RRCA logo RRCA-header

Email: info@rrca.co.uk

Tel:     01434 600633

Riseborough Research & Consultancy Associates

Copyright RRCA 2013

Cohousing and coproduction

RRCA has been carrying out research to explore interest in developing cohousing groups amongst older people in Newcastle upon Tyne and the surrounding areas. The research, which was commissioned by Newcastle University, Newcastle Elders Council and the Quality of Life Partnership in 2011 and completed in 2012, involved a series of workshops with older people, housing developers and social housing organisations, architects, politicians and decision makers to explore the appetite of different groups of people for cohousing and coproduction methods.


What is co-housing?


It’s essentially a way of living that brings individuals together in groups to share common aims and activities but people also have their own self-contained living accommodation and private space. It is often called an intentional community because people choose whom they want as their neighbours and choose to share space with them, such as, a social room or leisure and hobby spaces or work space.


Co-housing can be developed in any kind of tenure – so it can be purely for rent, part rented and part owned, or wholly owned by the people who live there. The properties that co-housing is developed in might be purpose built and new or old properties that are redeveloped or a mixture of old and new. The people who get together to develop co-housing generally make key decisions about the property or properties, beginning with the decision to build new or acquire properties through the design stage to when the properties are lived in. After properties are developed people continue to make decisions together for example deciding how to invite new people to join or deal with bills for heat and light for areas people share and for things like repair and maintenance costs.


Co-housing for older people has additional elements including social agreements and arrangements to give and receive support and care. The arrangements are made by people themselves to suit the way they want to live. So for example, social agreements include things like taking turns to provide a shared meal once a month and meeting together regularly. Arrangements for support cover things like transport and helping each other when someone is ill. Some co-housing group members agree to contribute together to buy the services of a care professional or cook and this gives everyone who needs to have this kind of help more choice and helps keep costs to individuals low.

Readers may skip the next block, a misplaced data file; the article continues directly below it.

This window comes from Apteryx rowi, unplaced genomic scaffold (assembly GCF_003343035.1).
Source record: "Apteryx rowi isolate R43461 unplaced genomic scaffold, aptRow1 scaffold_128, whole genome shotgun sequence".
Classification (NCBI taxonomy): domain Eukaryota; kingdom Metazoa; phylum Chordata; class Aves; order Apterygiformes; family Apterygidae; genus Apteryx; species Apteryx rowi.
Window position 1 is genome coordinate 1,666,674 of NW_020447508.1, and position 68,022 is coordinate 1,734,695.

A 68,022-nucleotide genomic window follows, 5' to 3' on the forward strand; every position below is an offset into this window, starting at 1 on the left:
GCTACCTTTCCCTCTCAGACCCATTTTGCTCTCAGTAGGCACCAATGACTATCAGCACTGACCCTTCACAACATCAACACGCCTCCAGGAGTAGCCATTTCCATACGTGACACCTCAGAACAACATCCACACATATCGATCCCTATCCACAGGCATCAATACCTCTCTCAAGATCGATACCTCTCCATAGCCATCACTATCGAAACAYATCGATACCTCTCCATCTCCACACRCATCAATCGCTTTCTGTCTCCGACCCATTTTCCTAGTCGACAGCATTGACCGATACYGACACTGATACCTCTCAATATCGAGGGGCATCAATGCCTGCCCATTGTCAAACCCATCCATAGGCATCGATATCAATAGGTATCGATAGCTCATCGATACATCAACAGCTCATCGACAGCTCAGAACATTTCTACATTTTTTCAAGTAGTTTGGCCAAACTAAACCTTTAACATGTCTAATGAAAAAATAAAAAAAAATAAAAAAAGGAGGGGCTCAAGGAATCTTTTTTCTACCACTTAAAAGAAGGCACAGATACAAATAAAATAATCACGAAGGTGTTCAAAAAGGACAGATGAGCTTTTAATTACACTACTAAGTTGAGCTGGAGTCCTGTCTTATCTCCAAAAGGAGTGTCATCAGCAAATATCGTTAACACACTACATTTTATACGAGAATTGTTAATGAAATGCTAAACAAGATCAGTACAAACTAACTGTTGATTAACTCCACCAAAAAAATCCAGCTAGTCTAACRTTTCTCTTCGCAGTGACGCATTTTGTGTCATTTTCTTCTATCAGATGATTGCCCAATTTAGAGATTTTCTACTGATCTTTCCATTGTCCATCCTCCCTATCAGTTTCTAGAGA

Cohousing is very popular in North America, Sweden, France and Denmark. It is becoming more popular in the UK and there are cohousing communities in Leeds, Lancaster, Stroud and other places. There are no current only people only cohousing developments in the UK but this will change when  the first older people only group opens its doors to its new community in London this year or next.


Findings from the research in Newcastle showed that there is a considerable appetite for cohousing amongst people of all ages but particularly older people. Many people really like the idea of working together. The workshops indicated that people also  like coproducing and there is a great interest in doing more work together rather than being led by professionals. There is a huge potential for people to support each other better and the research identified the need to think more laterally and imaginatively about the best ways to help people do what they can do rather than focus on the things that they cannot do. For example, people can support each other virtually and or ensure that they share important information and social networks even if they do not live in the same cohousing development or the same street or town or village.


A report which brought together the findings from the action research was published this year. To find out how the research was put together and how each workshop contributed to it, visit the NOW website.


The research report does not cover all the angles that it was hoped could be covered. The group of people who commissioned the research are keen to make sure that the key messages of the report reach social care and housing commissioners and decision makers as well as older people themselves who are looking for alternative housing, support and care options. A series of new outputs have therefore just been commissioned by the Housing Learning and Improvement Network and the Quality of Life Partnership and Newcastle Elders Council. They will be available from late June 2013.


The cohousing work carries on a long tradition within RRCA for ethical research which is led by and is responsive to the needs of consumers.


For more about cohousing visit UK cohousing. To read about our cohousing research in Newcastle visit information NOW.

Useful links